Systemic amyloidosis: novel therapies and role of biomarkers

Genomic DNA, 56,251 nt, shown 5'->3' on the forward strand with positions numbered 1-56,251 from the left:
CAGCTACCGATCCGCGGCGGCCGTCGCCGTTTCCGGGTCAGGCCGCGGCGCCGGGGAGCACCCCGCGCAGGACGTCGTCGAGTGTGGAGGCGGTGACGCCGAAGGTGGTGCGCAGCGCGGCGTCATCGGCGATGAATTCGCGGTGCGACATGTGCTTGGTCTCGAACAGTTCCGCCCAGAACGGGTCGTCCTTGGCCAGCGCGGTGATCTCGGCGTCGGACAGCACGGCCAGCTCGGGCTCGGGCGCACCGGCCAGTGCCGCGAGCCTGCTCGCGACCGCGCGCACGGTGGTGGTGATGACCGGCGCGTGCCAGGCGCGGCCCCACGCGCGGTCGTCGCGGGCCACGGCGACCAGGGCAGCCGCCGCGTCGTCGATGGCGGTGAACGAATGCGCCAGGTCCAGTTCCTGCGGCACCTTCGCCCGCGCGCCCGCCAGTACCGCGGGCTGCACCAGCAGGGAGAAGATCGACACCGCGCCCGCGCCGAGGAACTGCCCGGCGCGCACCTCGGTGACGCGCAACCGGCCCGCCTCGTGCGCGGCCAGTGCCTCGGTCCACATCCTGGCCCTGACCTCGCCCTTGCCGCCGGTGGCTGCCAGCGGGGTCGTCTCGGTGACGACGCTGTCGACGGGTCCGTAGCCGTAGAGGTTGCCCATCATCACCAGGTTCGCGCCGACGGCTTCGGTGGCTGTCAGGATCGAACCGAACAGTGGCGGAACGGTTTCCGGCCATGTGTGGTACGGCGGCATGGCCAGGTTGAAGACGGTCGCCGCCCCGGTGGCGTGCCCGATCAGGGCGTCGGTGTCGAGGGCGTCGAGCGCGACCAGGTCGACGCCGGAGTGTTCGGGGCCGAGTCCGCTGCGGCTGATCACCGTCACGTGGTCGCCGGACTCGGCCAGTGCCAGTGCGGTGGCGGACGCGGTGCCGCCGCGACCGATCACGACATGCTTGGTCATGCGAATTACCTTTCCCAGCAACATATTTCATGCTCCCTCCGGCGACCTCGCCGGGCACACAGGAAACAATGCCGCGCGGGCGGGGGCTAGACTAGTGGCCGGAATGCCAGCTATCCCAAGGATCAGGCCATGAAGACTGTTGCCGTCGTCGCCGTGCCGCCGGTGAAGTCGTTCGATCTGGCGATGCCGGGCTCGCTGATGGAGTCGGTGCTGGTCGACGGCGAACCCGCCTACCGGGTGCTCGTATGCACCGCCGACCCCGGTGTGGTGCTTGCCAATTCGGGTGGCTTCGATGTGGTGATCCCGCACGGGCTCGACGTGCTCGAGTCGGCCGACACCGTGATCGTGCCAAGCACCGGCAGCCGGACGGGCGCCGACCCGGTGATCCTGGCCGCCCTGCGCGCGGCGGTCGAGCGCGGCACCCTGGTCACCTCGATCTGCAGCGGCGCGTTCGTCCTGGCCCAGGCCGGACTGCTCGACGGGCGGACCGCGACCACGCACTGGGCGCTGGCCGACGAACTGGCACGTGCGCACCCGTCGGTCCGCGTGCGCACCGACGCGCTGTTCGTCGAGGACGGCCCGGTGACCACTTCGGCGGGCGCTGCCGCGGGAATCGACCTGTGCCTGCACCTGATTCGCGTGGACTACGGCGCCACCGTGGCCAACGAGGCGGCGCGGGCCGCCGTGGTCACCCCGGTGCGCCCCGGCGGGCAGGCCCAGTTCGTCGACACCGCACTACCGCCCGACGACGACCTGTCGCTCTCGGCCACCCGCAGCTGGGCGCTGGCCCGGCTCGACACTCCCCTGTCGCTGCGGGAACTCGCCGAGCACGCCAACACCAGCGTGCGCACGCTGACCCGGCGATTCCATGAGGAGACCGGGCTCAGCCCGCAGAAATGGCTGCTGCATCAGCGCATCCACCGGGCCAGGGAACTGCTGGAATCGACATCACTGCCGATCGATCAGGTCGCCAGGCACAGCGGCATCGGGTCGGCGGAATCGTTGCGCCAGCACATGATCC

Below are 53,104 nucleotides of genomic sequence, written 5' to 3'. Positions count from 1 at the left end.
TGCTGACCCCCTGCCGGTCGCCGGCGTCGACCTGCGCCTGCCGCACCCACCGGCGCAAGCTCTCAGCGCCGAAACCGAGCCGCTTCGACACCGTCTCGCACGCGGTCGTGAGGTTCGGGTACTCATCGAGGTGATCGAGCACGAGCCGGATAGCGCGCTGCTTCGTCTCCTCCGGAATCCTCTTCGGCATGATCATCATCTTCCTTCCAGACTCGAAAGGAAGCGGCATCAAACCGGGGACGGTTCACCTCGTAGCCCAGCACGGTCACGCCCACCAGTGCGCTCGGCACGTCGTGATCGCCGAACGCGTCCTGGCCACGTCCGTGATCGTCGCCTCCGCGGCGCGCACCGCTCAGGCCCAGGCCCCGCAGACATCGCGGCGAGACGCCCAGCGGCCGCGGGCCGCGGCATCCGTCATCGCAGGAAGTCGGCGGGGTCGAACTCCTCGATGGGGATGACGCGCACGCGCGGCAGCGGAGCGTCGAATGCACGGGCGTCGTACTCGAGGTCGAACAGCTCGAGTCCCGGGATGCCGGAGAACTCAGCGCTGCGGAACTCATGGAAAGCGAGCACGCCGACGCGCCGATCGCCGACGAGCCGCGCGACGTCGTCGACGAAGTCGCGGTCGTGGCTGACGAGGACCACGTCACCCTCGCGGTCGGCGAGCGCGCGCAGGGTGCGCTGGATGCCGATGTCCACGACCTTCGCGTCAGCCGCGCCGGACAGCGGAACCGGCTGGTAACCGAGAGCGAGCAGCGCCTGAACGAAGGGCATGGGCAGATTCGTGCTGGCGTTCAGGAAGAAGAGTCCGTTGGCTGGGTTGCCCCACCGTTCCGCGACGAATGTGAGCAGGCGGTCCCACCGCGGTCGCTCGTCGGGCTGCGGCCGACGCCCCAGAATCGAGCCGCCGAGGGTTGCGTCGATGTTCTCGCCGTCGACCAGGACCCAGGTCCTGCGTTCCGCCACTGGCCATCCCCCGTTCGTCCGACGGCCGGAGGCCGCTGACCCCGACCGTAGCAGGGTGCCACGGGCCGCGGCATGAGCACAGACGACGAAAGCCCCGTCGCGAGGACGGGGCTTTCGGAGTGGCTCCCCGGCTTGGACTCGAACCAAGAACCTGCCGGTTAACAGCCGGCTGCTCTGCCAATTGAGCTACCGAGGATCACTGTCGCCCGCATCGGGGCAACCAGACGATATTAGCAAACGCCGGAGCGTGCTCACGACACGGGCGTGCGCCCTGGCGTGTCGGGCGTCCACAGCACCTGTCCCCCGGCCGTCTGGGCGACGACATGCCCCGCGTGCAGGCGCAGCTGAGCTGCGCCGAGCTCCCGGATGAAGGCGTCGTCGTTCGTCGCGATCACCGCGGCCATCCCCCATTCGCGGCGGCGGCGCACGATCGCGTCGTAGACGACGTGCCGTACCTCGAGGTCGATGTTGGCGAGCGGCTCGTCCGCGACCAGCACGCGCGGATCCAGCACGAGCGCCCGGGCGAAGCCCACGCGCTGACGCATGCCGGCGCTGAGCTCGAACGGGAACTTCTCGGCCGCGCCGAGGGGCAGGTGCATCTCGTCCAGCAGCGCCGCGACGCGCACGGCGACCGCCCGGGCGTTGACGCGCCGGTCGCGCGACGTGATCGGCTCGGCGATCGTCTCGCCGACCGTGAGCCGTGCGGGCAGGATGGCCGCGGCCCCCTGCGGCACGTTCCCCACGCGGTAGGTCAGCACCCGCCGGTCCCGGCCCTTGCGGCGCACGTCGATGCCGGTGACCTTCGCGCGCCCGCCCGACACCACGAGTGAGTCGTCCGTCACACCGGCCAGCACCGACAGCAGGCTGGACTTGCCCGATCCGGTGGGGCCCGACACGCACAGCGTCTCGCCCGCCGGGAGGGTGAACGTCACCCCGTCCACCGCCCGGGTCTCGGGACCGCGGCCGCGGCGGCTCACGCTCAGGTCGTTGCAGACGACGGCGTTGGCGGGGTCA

Systemic amyloidosis is caused by misfolding and extracellular deposition of one of an ever-growing list of circulating proteins, resulting in vital organ dysfunction and eventually death. Despite different predisposing conditions, including plasma cell dyscrasias [immunoglobulin light chain (AL) amyloidosis], long-lasting inflammation [reactive (AA) amyloidosis] or mutations (hereditary amyloidoses), clinical manifestations are conspicuously overlapping and mimic more prevalent conditions, significantly complicating and often delaying the recognition of these rare, complex diseases. However, refined diagnostic and imaging approaches and the increasing role of biomarkers, which help in establishing the diagnosis, assessing the prognosis and evaluating the response to therapy, have considerably improved the management of these conditions. The pillar of anti-amyloid therapy remains the prompt reduction or elimination of the amyloidogenic precursor. This is accomplished by targeting the underlying condition, and recent improvements in the treatment of plasma cell disorders and chronic inflammatory conditions have positively reverberated onto the management of AL and AA amyloidosis, respectively. Moreover, recent, substantial improvements in the understanding of the molecular underpinnings of systemic amyloidosis have unveiled different key steps in the amyloidogenic cascade which can be valid therapeutic targets. These include stabilizers of the native conformation of the amyloidogenic precursor, inhibitors of fibrillogenesis, amyloid fibril disruptors and promoters of amyloid clearance. Innovative pharmacological strategies, including rational, structure-based drug design, gene knockdown and immunotherapy, but also repurposing of old, safe drugs with newly recognized anti-amyloid properties, are currently being pursued already in the clinical setting, holding the promise of dramatically improving the outcome of these dismal conditions in the near future.